This scene on a busy Chennai road is a powerful visual of what the streets of the city are today, for people who have fallen afoul of the consumptive economy. As one of the most densely populated cities in India today, Tamil Nadu’s capital is witnessing a fast deterioration in the quality of life. Real public investment has been shrinking and virtually disappeared after last year’s state elections brought the AIADMK to power. The city has a significant slum population, scorching speculation in property, withdrawal of the government from welfare sectors (in spite of high profile announcements to the contrary), and sheer lack of public circulating space.
An old, bent woman making her way along one of the crowded roads in Kodambakkam may be unremarkable to those who have lost touch with the reality that most citizens encounter. This arthritic older adult is almost at the centre of the road, moving ahead painfully with the help of a stick. This is Station View Road. The space at right is actually illusory for walkers, because it is created by a commercial establishment for its own purposes, is not continuous, and pushes a walking person to the centre at several points closer to the suburban railway station.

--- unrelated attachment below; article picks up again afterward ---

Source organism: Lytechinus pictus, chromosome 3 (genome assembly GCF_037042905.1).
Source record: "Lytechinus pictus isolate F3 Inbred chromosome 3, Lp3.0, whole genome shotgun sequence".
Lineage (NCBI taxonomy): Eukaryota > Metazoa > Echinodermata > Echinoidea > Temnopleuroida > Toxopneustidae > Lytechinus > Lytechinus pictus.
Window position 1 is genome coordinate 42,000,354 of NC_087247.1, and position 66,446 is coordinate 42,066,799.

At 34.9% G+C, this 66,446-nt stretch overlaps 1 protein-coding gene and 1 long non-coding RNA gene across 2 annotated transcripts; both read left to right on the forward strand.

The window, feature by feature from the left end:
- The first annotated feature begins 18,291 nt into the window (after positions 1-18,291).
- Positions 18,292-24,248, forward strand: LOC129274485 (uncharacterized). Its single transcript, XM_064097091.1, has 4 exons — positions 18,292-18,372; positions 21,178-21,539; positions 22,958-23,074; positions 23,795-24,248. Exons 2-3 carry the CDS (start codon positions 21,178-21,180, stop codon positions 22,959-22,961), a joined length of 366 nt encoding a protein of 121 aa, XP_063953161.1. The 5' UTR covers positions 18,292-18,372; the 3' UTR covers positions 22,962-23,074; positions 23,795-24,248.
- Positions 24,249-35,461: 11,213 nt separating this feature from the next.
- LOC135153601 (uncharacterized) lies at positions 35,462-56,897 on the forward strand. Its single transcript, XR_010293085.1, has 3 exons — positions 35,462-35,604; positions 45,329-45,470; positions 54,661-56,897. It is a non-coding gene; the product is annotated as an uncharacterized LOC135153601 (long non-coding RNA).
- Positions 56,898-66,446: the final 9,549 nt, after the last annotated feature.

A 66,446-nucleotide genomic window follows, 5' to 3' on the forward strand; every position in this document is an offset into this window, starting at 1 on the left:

I remember the spaces available to old people about the age of this woman on the streets of Barcelona when I visited that magnificent city in 2010. Retirees were enjoying themselves, walking along nicely demarcated and smooth footpaths, in groups, chatting. It was a picture of contentment, afforded in part by civic order. What a contrast!
Until Chennai is brought to its senses, and forced to identify clear walking spaces along the margins of its roads, it will remain at the bottom of civilised practice, as this recent news report on walkability in India in the Times of India points out.